Diversity and inclusion in the law is always a current topic – the industry is still dominated by viewpoints which are generally white, male and cisgender. But this is the one form of identity which is rarely discussed in a diversity and inclusion context. The challenge with many of the changes we are seeking to make as a profession is that the very structures we are seeking to change are themselves built upon a system which assumes masculinity to be the normal state of affairs. Patriarchy as a system is created by all of us and this is something which we need to explore. In my article, I consider the ways in which tropes of masculinity are reinforced in the profession by discussing with three male general counsel their own relationships with their gender identity in a professional context. We also discuss how they have used their own experiences to act as more inclusive leaders. We hear a lot about diversity and inclusion in the law and the way that the practice of law has to change to accommodate certain groups, but one form of identity, which is rarely discussed in this context, is masculinity. The challenge with many of the changes we are seeking to make as a profession is that the very structures we are seeking to change are themselves built upon a system which assumes masculinity to be the normal state of affairs. And not just masculinity but straight white middle-class masculinity – to quote from my coffee mug, which itself paraphrases Jay-Z: “I got 99 problems and white heteronormative patriarchy is basically all of them!” But while the coffee mug certainly starts a discussion, it also makes this an ‘us and them’ problem, which is not a helpful way of looking at things. Patriarchy as a system is created by all of us and this is something which we need to explore and has been becoming a more focused area of exploration. But this raises the spectre of men’s rights and the notion of straight white men as a persecuted group in a new #MeToo reality. Frankly, that’s a threat which has been cited numerous times and has never come to pass. But I believe there can be a true value to all of us in understanding the structure which surrounds all of us and conditions many of our behaviours and responses – this is really the best way to be able to change those responses. In the light of the Covid-19 crisis it will also be interesting to see if some of the norms around the workplace and working practices which are rooted in the privileging of a certain identity still prevail as we return. Gender versus sex at work The challenge with assumptions around masculinity that most of our social systems are based on is that masculinity is often being coded in a very specific way. This way of understanding what it means to be a man and therefore the presumed subject of discourse sometimes leads to iterations of this identity which are quite toxic. Indeed, the elephant in the room for many of the recent discussions around wellbeing and mental health at work in law is the presumed model of masculinity which is still being played out in the legal profession. Judith Butler’s 1990 book Gender Trouble looks at the notion of gender as a social performance. In this book she differentiates between biological sex and the social codes of being masculine and being feminine. Ultimately, Butler’s argument was that we may be born a certain sex, but we continually perform our gender. Unfortunately, for much of history we have been confined to a framework which seemed to be only binary-male and female. (Although careful exploration sees many examples throughout history where this norm is questioned, it is not as stable in meaning as we might think.) Today, many of the traditional performances of gender in society are being questioned, and Judith Butler’s notion of performativity of gender is being embraced by younger generations as ‘normal’. But it seems that our understanding of gender being played out in workplaces is in many ways lagging behind. And it’s still trapped within the binary matrix of male and female – a binary relationship in which the male is still privileged. While many aspects of Butler’s thesis have been questioned and challenged over the years, there is a certain logic to her ideas. Personally, I don’t often feel like a woman, although I am cis gender. Mostly I just feel like me – whatever that means. Sometimes I can feel myself amping up my femininity and at other times downplaying it. Where then does my true gender lie? It’s interesting that moving from the more bohemian environs of academia, theatre and the art world into the world of law led to a reconsideration of my performance as a woman. In times when I have felt discriminated against, I cannot help but recall Simone De Beauvoir’s ideas in The Second Sex of women having femininity thrust upon them. And I’m sure for many women the challenge of dressing the ‘right’ way in the morning for work can often involve a number of subtle subconscious debates about which version of femininity we are performing today. For me that always calls to mind RuPaul’s pronouncement: “We’re born naked and the rest is drag.” But the obvious association with drag is male-to- female drag but there are now female-to-male drag artists and female-to-female drag artists. The latter reflecting the performativity of the gender which is at the heart of the construct of being a ‘woman’. But what about the performance of being a man? Isn’t our own profession of law and many of the other key corporate professions built upon a performance of masculinity which is enacted by both men and women? Butler’s work in Gender Trouble became very influential in establishing queer theory as an academic discourse. Queer theory emerged in the 1980s and 1990s. As the name suggests, much of the thinking came from LGBTQ+ scholars looking to interrogate the way in which queer subjects were negated from most mainstream discourse or negatively portrayed. Queer theory is used as a lens or tool to deconstruct the existing social norms and taxonomies centred around one dominant viewpoint, as well as how these norms came into being and why. Essentially, by examining say white masculinity as an identity group it also shows how it was constructed, the power structures behind this construction and that it’s an identity like any other. This is a man’s world? When I used to teach drama, for a couple of years I ran a course on theatre and gender. This was wide ranging covering modern feminist play texts, Elizabethan boy actors and queer performance art. What was interesting was that, as an elective, it was mostly female students who took it. There were one or two exceptions. The reason cited by most male students who didn’t was that “it looks interesting but isn’t it all about women?”. But there are, even in a conventional understanding, at least two genders. Interestingly, some of the most exciting weeks of teaching were the weeks when we looked at the performance of masculinity. I think the reason for this was that once you begin to deconstruct masculinity it starts to reveal the weaknesses in many of the assumptions built into how we have been conditioned to think the way things should be. In my current life, where one of my areas of focus is diversity and inclusion, it has always amazed me how many practices around promoting greater inclusivity and diversity do not try and question the systems which are producing the inequalities but focus primarily on the groups which are underrepresented. I think what can be hard to realise is how many practices which we think are unbiased are actually coded with an understanding of the world which privileges certain viewpoints. It’s certainly much harder to see that if you are in one of the groups that is privileged. I decided to research how masculinity is coded in the law by asking three men in the profession about it. I know all three well and they identify as straight white men but I also knew they are very aware of many of the social constructs which shape our personal and professional lives. I had a discussion with each of them about the way they and their professional lives had been shaped by codes of behaviour deemed ‘masculinity’.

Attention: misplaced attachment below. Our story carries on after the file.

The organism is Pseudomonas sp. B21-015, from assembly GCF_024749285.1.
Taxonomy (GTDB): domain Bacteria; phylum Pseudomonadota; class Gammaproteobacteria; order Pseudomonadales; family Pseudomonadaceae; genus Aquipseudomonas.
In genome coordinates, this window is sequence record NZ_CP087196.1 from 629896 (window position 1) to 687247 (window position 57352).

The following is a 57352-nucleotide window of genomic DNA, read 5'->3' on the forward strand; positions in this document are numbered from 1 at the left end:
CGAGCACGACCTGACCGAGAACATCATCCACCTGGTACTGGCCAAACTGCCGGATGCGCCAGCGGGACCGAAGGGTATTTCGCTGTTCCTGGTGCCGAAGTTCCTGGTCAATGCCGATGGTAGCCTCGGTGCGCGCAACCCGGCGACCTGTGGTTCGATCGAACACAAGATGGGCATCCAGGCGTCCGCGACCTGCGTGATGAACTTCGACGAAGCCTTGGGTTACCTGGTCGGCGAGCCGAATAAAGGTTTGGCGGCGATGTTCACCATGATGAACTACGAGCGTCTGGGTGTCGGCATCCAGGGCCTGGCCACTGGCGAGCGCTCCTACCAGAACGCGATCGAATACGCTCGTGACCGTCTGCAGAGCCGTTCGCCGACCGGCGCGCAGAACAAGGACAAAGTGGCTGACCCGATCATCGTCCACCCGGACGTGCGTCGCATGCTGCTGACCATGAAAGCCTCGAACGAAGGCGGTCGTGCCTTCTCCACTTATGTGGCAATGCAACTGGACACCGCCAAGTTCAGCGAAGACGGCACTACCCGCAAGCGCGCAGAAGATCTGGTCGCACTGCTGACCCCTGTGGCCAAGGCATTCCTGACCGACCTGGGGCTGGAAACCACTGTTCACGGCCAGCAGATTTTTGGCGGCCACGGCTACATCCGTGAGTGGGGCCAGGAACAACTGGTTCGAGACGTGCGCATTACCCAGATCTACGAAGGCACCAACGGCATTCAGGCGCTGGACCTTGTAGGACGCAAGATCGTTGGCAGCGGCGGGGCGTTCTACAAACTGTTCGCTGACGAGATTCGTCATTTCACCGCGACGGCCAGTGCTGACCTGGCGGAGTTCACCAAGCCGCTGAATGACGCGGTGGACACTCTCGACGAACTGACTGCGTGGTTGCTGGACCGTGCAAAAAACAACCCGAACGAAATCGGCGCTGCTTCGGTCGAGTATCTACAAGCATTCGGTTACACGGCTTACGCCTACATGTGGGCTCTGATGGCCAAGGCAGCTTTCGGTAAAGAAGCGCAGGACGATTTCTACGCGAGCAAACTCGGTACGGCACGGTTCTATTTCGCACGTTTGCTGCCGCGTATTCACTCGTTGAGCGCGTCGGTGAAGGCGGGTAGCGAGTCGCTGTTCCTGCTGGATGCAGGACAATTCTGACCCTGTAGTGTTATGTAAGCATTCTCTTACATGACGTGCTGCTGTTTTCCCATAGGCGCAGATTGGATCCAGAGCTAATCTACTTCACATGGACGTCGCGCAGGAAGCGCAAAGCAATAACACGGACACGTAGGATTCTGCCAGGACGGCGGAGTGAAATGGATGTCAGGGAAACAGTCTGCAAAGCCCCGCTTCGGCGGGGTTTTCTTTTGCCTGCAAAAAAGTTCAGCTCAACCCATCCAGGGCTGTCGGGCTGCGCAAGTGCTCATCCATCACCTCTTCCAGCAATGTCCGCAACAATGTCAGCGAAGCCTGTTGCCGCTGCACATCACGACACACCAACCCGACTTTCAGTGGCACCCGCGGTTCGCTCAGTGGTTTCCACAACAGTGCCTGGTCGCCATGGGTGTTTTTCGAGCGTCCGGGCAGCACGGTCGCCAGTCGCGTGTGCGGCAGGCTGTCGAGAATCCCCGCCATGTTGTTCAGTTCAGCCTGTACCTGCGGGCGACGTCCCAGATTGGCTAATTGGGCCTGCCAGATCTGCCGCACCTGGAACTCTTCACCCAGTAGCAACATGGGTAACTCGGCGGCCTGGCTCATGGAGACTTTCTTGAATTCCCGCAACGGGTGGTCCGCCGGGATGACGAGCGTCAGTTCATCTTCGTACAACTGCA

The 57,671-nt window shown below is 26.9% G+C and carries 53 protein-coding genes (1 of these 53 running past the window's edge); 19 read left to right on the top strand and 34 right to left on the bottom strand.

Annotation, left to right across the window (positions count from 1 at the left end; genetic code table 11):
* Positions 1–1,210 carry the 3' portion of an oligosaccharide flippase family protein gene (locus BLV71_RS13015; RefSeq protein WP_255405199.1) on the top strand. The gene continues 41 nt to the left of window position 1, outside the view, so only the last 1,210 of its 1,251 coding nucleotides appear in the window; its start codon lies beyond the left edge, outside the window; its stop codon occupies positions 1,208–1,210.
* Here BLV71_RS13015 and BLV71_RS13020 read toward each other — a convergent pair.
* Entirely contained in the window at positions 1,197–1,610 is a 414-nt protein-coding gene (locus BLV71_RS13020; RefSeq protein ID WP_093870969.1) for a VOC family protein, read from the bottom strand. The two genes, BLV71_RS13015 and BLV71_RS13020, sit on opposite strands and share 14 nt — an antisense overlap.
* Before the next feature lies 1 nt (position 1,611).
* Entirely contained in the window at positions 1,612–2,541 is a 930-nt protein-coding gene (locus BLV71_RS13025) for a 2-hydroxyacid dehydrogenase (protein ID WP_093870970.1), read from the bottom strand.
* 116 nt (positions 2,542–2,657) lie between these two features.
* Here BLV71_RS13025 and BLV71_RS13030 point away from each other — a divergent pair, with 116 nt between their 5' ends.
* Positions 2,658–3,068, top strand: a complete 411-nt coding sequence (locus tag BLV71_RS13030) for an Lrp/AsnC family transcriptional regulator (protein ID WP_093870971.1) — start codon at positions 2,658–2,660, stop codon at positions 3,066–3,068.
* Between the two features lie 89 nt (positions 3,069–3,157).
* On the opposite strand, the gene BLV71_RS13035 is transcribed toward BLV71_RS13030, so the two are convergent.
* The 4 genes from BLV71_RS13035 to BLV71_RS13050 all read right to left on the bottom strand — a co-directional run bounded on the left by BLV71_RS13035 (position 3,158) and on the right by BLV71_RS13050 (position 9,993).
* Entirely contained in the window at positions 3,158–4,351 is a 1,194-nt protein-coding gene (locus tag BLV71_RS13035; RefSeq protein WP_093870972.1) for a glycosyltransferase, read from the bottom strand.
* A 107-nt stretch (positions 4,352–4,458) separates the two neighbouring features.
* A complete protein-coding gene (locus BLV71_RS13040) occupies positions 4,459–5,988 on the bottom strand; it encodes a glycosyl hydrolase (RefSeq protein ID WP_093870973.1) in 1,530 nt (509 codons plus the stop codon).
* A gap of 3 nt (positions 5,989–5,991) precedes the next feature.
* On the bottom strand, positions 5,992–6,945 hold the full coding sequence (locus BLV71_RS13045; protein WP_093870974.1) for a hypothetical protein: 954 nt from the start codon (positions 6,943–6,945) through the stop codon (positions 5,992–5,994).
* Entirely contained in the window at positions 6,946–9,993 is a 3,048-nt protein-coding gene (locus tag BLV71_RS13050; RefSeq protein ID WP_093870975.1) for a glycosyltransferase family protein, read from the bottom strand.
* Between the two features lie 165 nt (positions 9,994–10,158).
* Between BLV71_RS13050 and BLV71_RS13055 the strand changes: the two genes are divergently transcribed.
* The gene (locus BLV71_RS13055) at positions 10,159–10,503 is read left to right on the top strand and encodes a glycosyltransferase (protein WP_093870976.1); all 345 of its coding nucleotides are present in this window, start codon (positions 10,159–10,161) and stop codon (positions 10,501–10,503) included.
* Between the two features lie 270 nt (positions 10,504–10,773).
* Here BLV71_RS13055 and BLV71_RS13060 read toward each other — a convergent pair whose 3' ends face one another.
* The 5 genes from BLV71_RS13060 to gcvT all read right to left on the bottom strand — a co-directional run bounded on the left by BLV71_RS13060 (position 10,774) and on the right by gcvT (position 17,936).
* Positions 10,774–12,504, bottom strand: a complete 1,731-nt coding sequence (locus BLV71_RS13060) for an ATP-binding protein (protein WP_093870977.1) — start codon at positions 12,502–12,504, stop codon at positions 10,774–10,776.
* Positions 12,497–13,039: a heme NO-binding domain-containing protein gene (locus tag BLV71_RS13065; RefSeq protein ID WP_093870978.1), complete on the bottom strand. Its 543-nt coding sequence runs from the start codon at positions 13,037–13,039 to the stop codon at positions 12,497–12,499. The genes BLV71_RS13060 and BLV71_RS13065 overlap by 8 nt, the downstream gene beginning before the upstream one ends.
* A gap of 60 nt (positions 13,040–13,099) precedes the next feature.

Starting young: boys don’t cry Too many boys are trapped in the same suffocating, outdated model of masculinity, where manhood is measured in strength, where there is no way to be vulnerable without being emasculated, where manliness is about having power over others. They are trapped, and they don’t even have the language to talk about how they feel about being trapped, because the language that exists to discuss the full range of human emotion is still viewed as sensitive and feminine. (Michael Ian Black, “The Boys Are Not All Right”, New York Times.)